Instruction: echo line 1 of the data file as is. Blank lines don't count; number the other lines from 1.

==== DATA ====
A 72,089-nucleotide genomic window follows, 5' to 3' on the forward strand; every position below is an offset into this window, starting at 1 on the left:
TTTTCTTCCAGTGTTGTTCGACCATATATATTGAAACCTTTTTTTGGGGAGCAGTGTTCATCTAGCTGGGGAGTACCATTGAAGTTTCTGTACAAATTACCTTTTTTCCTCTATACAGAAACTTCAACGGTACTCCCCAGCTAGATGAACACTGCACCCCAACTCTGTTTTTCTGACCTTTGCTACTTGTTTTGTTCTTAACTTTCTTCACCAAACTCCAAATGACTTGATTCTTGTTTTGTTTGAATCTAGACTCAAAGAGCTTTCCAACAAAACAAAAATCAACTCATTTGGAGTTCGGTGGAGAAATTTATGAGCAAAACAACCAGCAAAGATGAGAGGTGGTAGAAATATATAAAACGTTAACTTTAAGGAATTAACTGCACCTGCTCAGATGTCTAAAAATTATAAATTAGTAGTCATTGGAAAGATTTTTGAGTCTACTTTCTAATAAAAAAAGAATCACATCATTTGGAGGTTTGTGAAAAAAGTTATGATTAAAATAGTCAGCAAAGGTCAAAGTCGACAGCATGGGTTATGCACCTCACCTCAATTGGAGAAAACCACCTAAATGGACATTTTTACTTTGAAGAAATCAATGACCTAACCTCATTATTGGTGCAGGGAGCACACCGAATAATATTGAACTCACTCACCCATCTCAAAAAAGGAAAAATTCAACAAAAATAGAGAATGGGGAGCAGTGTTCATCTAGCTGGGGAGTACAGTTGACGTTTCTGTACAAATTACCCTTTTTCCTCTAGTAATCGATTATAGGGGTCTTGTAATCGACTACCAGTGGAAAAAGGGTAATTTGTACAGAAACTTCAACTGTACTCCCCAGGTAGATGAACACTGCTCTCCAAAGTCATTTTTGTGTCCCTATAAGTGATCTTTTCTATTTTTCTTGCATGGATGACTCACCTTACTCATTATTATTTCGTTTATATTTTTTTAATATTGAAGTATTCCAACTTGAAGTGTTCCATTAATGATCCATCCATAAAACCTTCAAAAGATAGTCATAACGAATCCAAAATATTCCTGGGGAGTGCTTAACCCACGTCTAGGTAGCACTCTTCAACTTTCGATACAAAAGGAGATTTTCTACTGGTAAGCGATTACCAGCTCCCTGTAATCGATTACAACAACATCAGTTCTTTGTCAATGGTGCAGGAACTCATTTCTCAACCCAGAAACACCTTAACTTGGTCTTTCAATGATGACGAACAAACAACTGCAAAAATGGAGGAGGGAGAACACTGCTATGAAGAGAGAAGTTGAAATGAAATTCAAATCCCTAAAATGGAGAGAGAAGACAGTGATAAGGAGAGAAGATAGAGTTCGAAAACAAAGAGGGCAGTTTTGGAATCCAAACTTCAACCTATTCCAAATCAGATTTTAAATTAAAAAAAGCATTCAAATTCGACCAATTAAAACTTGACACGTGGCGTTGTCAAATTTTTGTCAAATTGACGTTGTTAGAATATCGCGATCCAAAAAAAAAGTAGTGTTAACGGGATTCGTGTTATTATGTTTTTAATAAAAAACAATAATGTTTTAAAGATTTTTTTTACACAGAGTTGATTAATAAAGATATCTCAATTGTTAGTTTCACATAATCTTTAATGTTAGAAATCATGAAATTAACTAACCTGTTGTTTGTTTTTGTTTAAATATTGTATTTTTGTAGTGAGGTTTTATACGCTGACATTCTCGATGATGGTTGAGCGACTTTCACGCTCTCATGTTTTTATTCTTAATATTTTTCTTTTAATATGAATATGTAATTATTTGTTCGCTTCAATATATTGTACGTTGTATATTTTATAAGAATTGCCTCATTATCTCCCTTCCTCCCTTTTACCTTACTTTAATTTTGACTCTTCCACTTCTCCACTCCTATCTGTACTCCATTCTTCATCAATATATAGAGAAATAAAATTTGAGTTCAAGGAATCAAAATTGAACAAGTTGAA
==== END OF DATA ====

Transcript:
A 72,089-nucleotide genomic window follows, 5' to 3' on the forward strand; every position below is an offset into this window, starting at 1 on the left: